99-year-old: I slept through Hurricane Irma
All of us have seen friends posting complaints on social media about not having power for a week after Hurricane Irma stormed through Polk County. Rose Johnsson, 99, is the type of person who likely never behaves this way. “This storm was nothing,” Johnsson said. “I slept through it.” Johnsson, who turns 100 next July, could not remember the worst storm she has ever lived through, but said there have been many. She had enough experience with hurricanes to prepare.
“I filled kettles with water before the storm and bought lots of soup because I can eat it cold,” Johnsson said. “I keep the windows closed because I’d rather be warm than get bit by mosquitoes but I’m not afraid. I know I can’t do anything about it.”
Pair cover the gaps in Texas, Florida
In early September, with catastrophic flood water from Hurricane Harvey wreaking havoc on his home state of Texas, Navy veteran Bud Allen decided to do something to help.
With his Marine veteran friend Robert, the two started doing search and rescue from boats and helping distribute supplies, many of which came from Floridians. As the flood waters in Texas receded, up came Hurricane Irma threatening the state of Florida. The two packed a pickup truck and drove east. They made contact with a member of Lake Wales American Legion Post 71.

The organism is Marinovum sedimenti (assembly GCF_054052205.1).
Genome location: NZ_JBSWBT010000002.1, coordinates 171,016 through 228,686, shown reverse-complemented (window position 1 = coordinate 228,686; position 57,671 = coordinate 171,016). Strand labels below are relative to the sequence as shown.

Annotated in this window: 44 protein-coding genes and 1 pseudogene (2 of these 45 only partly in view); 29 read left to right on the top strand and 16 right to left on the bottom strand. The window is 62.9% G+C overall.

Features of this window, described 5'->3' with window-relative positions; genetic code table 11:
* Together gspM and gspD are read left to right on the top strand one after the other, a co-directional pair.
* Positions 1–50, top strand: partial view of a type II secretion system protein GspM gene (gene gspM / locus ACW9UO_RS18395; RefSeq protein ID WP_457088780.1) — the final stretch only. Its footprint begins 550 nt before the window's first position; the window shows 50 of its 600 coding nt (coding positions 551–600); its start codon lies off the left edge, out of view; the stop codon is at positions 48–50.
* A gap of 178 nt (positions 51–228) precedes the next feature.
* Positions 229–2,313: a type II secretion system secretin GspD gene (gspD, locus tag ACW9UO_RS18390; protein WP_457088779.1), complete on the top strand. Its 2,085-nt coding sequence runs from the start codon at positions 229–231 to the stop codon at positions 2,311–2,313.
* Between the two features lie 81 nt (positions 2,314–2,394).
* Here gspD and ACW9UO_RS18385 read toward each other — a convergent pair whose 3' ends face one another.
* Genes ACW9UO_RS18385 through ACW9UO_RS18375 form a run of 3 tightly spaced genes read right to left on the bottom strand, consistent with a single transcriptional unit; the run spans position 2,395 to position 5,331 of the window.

“Whenever disasters hit, rural areas are often forgotten,” Allen said. “We came here to fill some of the gaps.” Bud and Robert, who had limited money to stay in Florida longer than a week, decided that setting up a sustainable means of bringing supplies to rural areas of east Polk County was the best thing they could do to help out. It was decided to try and fly supplies in. Two days after arriving from Texas on Sept. 12, the team of veterans in Lake Wales coordinated three flights of supplies into Lake Wales Airport. The combined shipments are being warehoused at the American Legion building in Lake Wales, the largest American Legion facility in the world. Commander Anderson said the post does not have the means to distribute items to individuals. Leaders can contact Commander Anderson to arrange for pickup.
Citrus industry to feel storm's impact
Bill Nelson and Marco Rubio visited Polk County the week of Sept. 11 to survey citrus damage wrought by Hurricane Irma. The impacts are three or four-fold when it comes to the county’s orange and agricultural business. In Lake Wales, the senators saw young fruit on the ground and trees split by wind. Growers talked of trees standing in three feet of water, which is a death sentence for a crop already under a decade-long siege by citrus greening disease. “Citrus is the crop that Florida’s associated with and it’s already facing significant challenges,” said Rubio. “Economically, it’s an enormous priority for the state. We wanted to make sure this didn’t get lost in this broader relief effort.”
“We’ve had many hurricanes, we’ve had freezes, but this one is widespread,” said Harold Browning with the Citrus Research and Development Foundation. “We’re seeing the kind of damage we haven’t seen, ever.”